3. Mangs Says:

    November 14th, 2006 at 2:49 pm

    hey!

    question?

    i really like doing the rice in a cooker… and when i make pulao, usually fry the spices, add in the raw rice for maybe a minute and then dunk the whole thing in a cooker and make it just as i would any rice. does the same apply for jeera rice, do you suppose? do the spices, put in raw rice and then take out, double water and pressure cook?

  4. reeta Says:

    November 14th, 2006 at 11:27 pm

    Wow!! u hv blog consultants in UK! Cool!!

  5. Mallika Says:

    November 15th, 2006 at 2:47 am

    Hey Mangs – I think Jeera Rice would definitely work along the same principles. It’s just rice with different combinations of stuff in it. I’ve even tried this is a rice cooker, but I wouldn’t recommend it coz the cooker takes yonks to clean afterwards.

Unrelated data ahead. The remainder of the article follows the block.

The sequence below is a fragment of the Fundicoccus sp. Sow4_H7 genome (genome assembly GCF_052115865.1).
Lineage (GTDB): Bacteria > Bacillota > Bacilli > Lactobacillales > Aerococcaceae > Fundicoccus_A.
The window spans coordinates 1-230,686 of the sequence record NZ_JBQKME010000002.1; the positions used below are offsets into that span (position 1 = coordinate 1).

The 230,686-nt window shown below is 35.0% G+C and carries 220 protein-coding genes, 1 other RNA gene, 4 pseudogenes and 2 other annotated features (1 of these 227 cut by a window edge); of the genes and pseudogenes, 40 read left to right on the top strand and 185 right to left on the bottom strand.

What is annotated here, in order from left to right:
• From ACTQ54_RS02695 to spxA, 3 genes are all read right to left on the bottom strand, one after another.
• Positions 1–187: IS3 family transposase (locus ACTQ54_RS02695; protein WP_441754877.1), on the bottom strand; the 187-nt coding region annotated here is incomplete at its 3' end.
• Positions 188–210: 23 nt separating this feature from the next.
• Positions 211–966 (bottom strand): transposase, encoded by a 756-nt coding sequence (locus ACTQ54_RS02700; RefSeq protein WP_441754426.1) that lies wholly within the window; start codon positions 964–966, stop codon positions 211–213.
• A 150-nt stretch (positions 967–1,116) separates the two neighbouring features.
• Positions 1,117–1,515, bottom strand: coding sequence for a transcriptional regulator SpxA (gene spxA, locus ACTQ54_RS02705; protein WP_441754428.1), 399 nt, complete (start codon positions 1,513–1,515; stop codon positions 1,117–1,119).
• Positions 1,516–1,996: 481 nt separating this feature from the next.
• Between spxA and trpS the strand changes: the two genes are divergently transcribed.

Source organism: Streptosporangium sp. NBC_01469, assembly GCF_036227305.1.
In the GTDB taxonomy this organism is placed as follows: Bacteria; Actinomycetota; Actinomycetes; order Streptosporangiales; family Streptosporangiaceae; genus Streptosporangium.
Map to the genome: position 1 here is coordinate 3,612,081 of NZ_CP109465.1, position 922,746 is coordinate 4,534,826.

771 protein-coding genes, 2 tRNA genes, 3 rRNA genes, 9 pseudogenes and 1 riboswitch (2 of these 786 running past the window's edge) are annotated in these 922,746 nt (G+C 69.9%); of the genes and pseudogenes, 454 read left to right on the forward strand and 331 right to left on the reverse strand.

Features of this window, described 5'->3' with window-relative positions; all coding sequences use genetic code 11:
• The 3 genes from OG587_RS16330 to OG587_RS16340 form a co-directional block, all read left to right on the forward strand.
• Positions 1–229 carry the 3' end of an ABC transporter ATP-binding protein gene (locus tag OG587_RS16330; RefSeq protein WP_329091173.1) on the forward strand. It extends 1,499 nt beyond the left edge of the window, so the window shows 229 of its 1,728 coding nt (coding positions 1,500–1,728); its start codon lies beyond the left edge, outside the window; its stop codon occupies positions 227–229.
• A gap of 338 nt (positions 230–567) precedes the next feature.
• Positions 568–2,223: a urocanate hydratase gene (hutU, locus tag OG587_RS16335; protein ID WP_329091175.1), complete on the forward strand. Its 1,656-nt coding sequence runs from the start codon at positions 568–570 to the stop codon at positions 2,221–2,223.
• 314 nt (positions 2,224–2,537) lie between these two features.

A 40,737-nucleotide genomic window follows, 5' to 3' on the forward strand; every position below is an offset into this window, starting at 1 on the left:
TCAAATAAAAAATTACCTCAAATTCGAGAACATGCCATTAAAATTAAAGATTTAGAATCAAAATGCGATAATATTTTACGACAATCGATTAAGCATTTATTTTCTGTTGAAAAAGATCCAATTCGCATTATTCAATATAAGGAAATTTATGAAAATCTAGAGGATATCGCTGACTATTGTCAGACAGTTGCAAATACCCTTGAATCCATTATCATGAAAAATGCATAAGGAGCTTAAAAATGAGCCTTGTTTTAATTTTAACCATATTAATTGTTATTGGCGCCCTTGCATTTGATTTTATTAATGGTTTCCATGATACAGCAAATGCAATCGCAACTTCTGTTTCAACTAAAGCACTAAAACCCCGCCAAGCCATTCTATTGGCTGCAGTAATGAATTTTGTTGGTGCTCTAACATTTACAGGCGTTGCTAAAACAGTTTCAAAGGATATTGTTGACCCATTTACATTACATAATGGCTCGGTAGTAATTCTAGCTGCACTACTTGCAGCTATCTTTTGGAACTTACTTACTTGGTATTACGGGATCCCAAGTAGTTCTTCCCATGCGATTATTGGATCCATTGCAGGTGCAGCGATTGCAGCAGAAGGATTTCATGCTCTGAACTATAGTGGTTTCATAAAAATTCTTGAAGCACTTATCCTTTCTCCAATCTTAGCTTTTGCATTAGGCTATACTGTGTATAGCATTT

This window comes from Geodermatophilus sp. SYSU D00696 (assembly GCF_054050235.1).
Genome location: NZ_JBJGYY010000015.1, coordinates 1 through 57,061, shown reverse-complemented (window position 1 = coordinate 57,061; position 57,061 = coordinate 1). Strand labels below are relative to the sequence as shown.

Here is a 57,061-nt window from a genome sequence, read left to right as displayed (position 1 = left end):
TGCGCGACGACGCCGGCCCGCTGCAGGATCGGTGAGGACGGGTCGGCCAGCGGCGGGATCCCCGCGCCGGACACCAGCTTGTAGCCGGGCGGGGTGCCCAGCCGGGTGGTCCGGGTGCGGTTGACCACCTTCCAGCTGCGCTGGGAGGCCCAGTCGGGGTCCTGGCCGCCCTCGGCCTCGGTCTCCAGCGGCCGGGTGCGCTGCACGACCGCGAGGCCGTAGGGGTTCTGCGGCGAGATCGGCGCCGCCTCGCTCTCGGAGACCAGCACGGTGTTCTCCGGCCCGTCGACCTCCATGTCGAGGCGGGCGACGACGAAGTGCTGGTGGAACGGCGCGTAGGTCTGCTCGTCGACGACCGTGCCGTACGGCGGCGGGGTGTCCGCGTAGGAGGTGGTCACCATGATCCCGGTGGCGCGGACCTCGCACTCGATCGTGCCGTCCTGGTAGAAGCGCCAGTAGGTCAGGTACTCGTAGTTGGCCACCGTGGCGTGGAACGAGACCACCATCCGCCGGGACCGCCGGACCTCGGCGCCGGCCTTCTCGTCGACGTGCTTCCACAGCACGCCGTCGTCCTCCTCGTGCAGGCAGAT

As always, don’t forget to tell me how it came out…

  6. Ashwini Says:

    November 17th, 2006 at 4:07 pm

    But do you think the wine complimented the chicken curry? :-)
    I am always wondering which wine can be served with Indian food.
    Btw this is my first visit to your blog. Great work!

  7. Mallika Says:

    November 18th, 2006 at 1:37 pm

    Thanks Ashwini. It did work because I didn’t have a bad tummy the next day (too much info?). Sometimes when the wine is too acidic, it can really hurt the next day. More on this later, promise!

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    July 24th, 2007 at 7:14 am

    This is exactly what I expected to find out after reading the title g Red Wine, Chit chat and Curry at Quick Indian Cooking. Thanks for informative article

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  20. Michael Says:

    July 23rd, 2013 at 8:57 am

    How many onions are required. This is not listed in the ingredients. Thanks.